Arab schools short of teachers, classrooms, committee finds
The Higher Arab Monitoring Committee reported that resources invested in recent years are not sufficient for the growing education needs in the Arab community.
There is a shortage of 6,100 classrooms and 4,000 teachers in Arab communities, the Higher Arab Monitoring Committee reported yesterday.
Despite a joint plan of the Education Ministry and the Higher Arab Monitoring Committee from 2008, only part of the plan's recommendations have been implemented, according to a paper prepared by the education committee of the Higher Arab Monitoring Committee.
The committee's paper says resources invested in recent years are not sufficient for the growing education needs in the Arab community, after decades of discrimination and neglect.
More than half a million Arab children, a quarter of all Israeli children, are supposed to return to classrooms and kindergartens in the new school year - if they're lucky enough to have one to go to. Some 20 percent of these children are toddlers and preschoolers, 50 percent are enrolled in elementary schools, 15 percent in junior high and 15 percent in high schools.
One of the acute issues listed in the paper is classroom shortage. A five-year plan, authorized by the cabinet in 2007, called for building 3,120 classrooms in Arab schools and kindergartens between 2007 and 2011. The committee says that while construction is proceeding according to plan in most Israeli schools, the Arab schools and kindergartens are still short of 6,100 classrooms.
The Education Ministry's budget for 2011-2012 makes no mention of a plan to build classrooms in Arab schools, although the five-year plan ended this year. Arab schools need 529 additional classrooms a year just to accommodate natural growth, which means that in 2013-2016, some 2,116 classrooms will be required, committee members say.
Arab local authorities say the shortage of classrooms forces them to rent rooms for classes and kindergartens in private buildings. These facilities are unsuitable for studies and the rent prices run to about NIS 40,000 per classroom per year, while the Education Ministry allocates some NIS 10,000 a year for this purpose. Thus, every rented classroom creates a deficit of more than NIS 30,000 in the education budget of the Arab authorities, which are already on the verge of financial collapse, the committee concludes.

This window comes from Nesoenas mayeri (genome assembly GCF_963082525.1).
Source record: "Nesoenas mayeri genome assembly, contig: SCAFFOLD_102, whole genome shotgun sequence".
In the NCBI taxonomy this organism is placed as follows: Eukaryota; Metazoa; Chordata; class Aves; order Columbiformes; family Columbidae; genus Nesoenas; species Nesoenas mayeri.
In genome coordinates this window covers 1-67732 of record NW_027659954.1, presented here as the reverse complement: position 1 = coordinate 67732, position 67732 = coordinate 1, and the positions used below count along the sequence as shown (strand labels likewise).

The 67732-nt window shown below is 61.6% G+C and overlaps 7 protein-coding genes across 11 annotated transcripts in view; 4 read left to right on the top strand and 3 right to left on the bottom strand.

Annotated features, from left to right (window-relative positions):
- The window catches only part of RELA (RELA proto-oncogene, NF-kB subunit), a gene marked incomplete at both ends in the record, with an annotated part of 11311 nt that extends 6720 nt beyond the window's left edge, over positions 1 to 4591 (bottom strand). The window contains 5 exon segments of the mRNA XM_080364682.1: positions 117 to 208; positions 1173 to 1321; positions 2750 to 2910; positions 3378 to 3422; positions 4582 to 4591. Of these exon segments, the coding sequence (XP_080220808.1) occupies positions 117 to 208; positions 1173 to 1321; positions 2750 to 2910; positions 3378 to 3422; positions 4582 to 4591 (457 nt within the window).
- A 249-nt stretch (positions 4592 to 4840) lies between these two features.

The 2007 plan also lists a shortage of about 4,000 teachers, including special-care kindergarten teachers and staff to work with children who have learning disabilities. The shortage of teachers and classrooms widens the gaps in education between the Arab and Jewish communities, says Mohamed Hiadara, chairman of the Higher Monitoring Committee for Education.
The committee also raises the issue of security in schools, in view of an increase in violent incidents and crime both in schools and around them. The committee demands the implementation of a cabinet resolution from 2011, which stipulates state funding for security guards at schools as of January 2012. The Education Ministry is implementing this decision partially and only in high schools, the committee says.
The Education Ministry responded that its five-year plan ending in 2011 budgeted the construction of many more classrooms than those required by the Arab community's natural growth. The 2012 budget allocates funds for building more than 400 kindergarten classes in the Arab community, as part of the Trajtenberg committee's recommendations for free preschool education, it added. The ministry will continue earmarking development funds to accommodate more than the needs dictated by natural growth in a bid to narrow the gaps, the statement said.